Under Pence and Buttigieg, South Bend sees mixed economic results

By Lucas Masin-Moyer and Juan Jose Rodriguez • May 15th, 2017

Downtown_South_Bend_Above_St._Joseph_River

A view of downtown South Bend above the St. Joseph’s River. (Photo/Wikimedia Commons)

At the end of 2016, Mary Grace Sikorski was forced to close her restaurant, Spaghetti Joes on the west side of South Bend due to lack of business. A few months before Sikorski closed shop, Stephanie Mirza and her husband bought the Innisfree Bed and Breakfast just south of Spaghetti Joe’s and have seen massive success since taking over this past August.

Sikorski and Mirza’s business ventures reflect the mixed bag of economic development in South Bend under then-Governor, now Vice President Mike Pence, and Mayor Pete Buttigieg since the two were elected in 2013 and 2012, respectively.

The South Bend area, specifically, has been influenced by two major players outside of Pence and Buttigieg, whose roles in the economy weigh heavily into the region’s economic development.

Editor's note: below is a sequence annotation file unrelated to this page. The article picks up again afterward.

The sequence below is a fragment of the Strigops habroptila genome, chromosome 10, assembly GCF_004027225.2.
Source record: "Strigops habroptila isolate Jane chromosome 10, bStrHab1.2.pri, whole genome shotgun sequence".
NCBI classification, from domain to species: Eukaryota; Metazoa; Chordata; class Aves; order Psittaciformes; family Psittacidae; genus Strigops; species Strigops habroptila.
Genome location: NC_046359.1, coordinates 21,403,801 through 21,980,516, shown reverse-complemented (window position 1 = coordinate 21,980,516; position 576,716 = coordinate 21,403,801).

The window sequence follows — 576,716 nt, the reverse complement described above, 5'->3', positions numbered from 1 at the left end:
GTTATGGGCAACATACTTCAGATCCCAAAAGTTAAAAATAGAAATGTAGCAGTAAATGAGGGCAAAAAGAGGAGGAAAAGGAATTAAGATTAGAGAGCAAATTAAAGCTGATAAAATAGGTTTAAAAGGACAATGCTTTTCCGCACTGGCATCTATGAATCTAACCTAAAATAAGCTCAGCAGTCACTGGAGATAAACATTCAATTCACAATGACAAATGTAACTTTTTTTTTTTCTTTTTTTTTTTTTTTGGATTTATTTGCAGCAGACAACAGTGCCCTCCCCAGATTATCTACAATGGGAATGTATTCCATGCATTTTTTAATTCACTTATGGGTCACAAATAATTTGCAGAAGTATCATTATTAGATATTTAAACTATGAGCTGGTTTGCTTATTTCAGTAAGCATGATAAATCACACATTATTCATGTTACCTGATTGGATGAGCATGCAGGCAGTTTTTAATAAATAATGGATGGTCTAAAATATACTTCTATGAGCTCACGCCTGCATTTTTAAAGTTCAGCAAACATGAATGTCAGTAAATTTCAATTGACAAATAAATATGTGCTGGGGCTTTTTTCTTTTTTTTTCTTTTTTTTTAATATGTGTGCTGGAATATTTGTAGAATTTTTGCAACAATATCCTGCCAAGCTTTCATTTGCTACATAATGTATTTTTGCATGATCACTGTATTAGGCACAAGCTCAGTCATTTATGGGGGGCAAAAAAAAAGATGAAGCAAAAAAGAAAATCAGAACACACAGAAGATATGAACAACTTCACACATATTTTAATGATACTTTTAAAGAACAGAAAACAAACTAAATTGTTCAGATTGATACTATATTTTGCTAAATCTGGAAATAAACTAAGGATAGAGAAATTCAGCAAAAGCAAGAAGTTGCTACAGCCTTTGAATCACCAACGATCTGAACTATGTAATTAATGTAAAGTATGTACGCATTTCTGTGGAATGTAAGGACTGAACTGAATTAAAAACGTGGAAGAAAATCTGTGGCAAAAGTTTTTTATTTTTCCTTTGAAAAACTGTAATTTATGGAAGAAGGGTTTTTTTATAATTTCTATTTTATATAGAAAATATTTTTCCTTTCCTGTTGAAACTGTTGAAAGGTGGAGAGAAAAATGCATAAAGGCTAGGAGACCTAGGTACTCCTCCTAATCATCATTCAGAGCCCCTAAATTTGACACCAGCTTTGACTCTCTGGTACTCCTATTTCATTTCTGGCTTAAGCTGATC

“The Chamber of Commerce, they are working really hard to make South Bend a place for people to come and the visit South Bend people,” Mirza said. “There are just so many initiatives going on. And of course there is the university. Notre Dame has an orbit itself that brings people here, so there are kind of these two operating things that are more and more interacting together.”

Since 2013, the unemployment rate in South Bend has fallen from 10.5 percent to 4.8 percent, along with the rest of the state, where the unemployment rate fell from 8.4 percent to 4.1 percent.

This divergence in unemployment numbers, in which the state level is 0.7 percentage points below the city level, is representative of a greater trend across economic measures. The median income in of those living in St. Joseph’s County ($45,248) lags behind the state average of $50,532.